Monday, June 27, 2011

Grayson Highlands Trip

Dad & I took a trip to the Grayson Highlands for a three day, two night walk. We started at the state park just over the Virginia line and planned a 25 mile loop. Our past several trips have been mileage intense so this walk was designed to take it easy. We were celebrating my dad's 70th & Father's Day so there was no need to pop off big miles.

The Highlands are famous for the ponies but the views are spectacular as well and are a great change of pace from the dense growth typical of the lower elevations of the Appalachians.

Great views constantly along the AT connector, AT & Crest Trail
Wildflowers everywhere

A rocky outlook at the AT - Crest Trail connection
More wildflowers
We walked out to the AT then to the Crest trail after an eventual (& unintended) detour on Spring Trail. We planned short miles and the walking was relatively easy so the extra miles weren't a big deal. Dad almost managed to become close friends with this guy. He was non-poisonous but it still gets your attention at that second you almost step on a snake.

The trails in the area aren't marked that well so we eventually found our way to the Crest Trail and our first night's camp after 10 miles or so. I learned that I'm not a big fan of walking trails that are dual purpose horse trails. The flies, pies and lack of sleep had me ready to sit down and relax. 

It wasn't long before we were greeted by the famous ponies. They were fun to watch and VERY curious thanks to all those before us that gave them snacks. We had to politely invite them to find another camp several times.

Prancing along... this is my meadow!
The ponies were certain that dad had pony snacks in his bag
Home Sweet Home
What we didn't expect to see came over the rise next - free range long horn cattle. There were a dozen or so of them. They were as curious as the ponies - just much larger and with lots more horn! They were determined that they were going to bed down right on top of us so we had to herd them back down the hill several times. Cows are stubborn but calm.

We woke up early the next day, took care of breakfast and hit the trail in hopes of missing possible storms. The walk from our camp to Wise Shelter on the AT was very short (~5-7 miles). After getting there it was exactly as expected - a little dirty, lots of flies and almost as many people. We decided to find a more comfortable camp site. After a short search we found a great spot in hardy grass under a tree. There were still a lot of flies but the pesky hikers were nowhere to be found.


My MLD Grace Solo & Caldera / Trapper combo
Dad prefers the Shires Tarptent Contrail
It didn't take long at all before a localized thunderstorm rolled in. It was a monster with HEAVY rain and reported 60mph gusts. One of the nice things about having a tarp is that you can invite a buddy to hang out in a pop up storm like this one so dad and I just hung out. One of the bad things about a tarp is that you're directly on the ground when heavy storms dump water so fast it runs across the top. It wasn't long before there was a 1cm deep flow running under the tarp. It wasn't a big deal but it was good for a chuckle with two 6ft 180lb guys huddled under a Grace Solo. As soon as there was a break in the storm we took all of our gear (except shelters) to the Wise Shelter to find 7 other people and a dog there. Eventually, it filtered down to us and four other people. With strong winds still in the area and having never actually used an AT shelter we decided to call it a night there. Honestly, I can't recommend it. Noisy people + stone hard floor + someone deciding that solar powered outdoor lights attached to their pack should burn all night (yes that actually happened) = a bad night's sleep. The best part? The lady who carried the lights was truly puzzled on how to lighten her load and make it to 10 miles per day for the next 21 days. This is absolutely no insult to her - just proof that UL walking needs more exposure! As a side note I was able to make it through this whole trip with no perceived need for three entire solar powered yard light systems. Maybe I don't know what I'm missing. ;)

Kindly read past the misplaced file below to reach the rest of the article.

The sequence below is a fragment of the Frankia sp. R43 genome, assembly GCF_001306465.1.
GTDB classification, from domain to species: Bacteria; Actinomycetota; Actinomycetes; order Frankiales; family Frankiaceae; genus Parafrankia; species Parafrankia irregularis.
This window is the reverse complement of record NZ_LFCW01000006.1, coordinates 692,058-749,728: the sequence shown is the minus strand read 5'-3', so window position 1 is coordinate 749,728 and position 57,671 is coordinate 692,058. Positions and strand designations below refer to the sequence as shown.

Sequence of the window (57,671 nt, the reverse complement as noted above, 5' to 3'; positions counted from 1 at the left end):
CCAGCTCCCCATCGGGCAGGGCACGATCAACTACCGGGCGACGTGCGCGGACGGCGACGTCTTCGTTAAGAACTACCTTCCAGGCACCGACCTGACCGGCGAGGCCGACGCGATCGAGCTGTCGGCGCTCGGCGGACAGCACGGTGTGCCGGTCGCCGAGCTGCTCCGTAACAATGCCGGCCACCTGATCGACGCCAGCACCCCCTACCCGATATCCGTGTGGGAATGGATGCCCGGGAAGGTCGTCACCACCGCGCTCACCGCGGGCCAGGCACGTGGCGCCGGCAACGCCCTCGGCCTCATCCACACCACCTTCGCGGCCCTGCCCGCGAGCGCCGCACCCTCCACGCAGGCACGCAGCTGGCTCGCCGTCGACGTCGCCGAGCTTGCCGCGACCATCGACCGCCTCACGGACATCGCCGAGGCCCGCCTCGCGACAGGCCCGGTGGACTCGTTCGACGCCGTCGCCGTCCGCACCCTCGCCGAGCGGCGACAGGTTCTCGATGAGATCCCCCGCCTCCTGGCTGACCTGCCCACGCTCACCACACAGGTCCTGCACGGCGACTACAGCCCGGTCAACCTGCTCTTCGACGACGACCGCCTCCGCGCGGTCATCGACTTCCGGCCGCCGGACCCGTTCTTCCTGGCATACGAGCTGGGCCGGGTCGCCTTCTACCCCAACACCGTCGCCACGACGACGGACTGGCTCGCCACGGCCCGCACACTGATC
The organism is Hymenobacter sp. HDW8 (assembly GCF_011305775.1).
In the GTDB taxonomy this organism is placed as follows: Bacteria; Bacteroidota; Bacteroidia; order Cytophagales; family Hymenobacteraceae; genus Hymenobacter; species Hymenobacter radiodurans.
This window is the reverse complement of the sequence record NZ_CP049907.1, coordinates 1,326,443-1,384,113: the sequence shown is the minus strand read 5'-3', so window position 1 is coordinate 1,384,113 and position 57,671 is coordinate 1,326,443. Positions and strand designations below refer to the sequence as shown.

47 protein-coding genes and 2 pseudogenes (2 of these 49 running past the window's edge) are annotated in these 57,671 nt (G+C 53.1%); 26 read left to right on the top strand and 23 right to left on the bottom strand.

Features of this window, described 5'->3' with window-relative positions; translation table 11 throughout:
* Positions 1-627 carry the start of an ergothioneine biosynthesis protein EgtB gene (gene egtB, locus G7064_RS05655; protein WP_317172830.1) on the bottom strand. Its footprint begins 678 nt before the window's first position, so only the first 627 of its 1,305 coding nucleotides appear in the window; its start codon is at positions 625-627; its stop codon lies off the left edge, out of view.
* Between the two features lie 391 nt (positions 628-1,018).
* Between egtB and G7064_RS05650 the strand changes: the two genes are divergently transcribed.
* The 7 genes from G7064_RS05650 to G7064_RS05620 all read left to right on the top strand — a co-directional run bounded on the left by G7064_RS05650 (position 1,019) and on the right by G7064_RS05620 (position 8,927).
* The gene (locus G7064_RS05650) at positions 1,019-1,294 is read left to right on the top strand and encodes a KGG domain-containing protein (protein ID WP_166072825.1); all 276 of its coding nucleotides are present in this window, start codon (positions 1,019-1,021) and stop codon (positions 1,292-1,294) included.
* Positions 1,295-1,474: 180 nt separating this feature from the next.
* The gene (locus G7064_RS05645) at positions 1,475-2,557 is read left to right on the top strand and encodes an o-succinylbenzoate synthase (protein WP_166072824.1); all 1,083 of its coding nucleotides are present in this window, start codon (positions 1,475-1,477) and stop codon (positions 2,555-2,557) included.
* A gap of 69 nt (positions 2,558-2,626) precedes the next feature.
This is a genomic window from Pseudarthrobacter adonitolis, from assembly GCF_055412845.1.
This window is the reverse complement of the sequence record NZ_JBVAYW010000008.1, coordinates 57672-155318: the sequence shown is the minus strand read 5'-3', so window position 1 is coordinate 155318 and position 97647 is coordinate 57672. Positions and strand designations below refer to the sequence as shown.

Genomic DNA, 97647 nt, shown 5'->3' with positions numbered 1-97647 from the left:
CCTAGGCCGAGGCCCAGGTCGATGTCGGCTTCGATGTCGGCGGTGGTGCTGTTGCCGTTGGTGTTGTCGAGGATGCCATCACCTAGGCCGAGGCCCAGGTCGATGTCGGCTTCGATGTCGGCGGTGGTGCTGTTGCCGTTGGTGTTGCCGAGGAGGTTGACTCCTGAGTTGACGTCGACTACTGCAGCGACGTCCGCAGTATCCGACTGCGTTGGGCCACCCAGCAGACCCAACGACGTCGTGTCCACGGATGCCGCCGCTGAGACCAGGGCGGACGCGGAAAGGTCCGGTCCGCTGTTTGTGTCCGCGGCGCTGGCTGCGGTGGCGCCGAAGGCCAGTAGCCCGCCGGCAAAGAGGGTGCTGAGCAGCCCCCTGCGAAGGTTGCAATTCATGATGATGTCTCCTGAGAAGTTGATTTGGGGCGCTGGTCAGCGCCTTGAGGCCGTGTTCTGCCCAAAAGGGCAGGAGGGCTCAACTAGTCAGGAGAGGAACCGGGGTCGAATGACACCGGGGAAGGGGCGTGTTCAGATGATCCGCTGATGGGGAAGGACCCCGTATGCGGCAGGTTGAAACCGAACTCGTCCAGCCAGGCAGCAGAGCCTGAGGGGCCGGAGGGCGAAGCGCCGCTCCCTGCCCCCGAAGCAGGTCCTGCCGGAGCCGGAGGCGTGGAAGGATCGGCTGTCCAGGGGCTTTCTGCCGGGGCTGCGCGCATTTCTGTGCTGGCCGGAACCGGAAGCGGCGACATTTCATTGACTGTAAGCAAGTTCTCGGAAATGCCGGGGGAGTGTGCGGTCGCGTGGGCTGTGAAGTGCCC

The next day we walked out from Wise Shelter back to the park via the AT. Again, it was a pretty short day. We were out early since hard floors make for early mornings. 

Smiling because we ALMOST missed this connector with rain threatening
We did run into some NORMAL wildlife on this trip
There isn't a trail in the area that isn't littered with stones
We were back to the trail head by 8am (I told you it was an early start) and the 4 hour drive home went quickly. All things said, it was a great trip. I did a lot of new gear testing on this trip so keep a watch for those reports later this week.

1 comment:

  1. It can be a real bummer when you get out there to get away from everybody, and they're still there!!! I'm just glad one of those longhorns didn't make you it's wife. Good trip report.

    -- Ian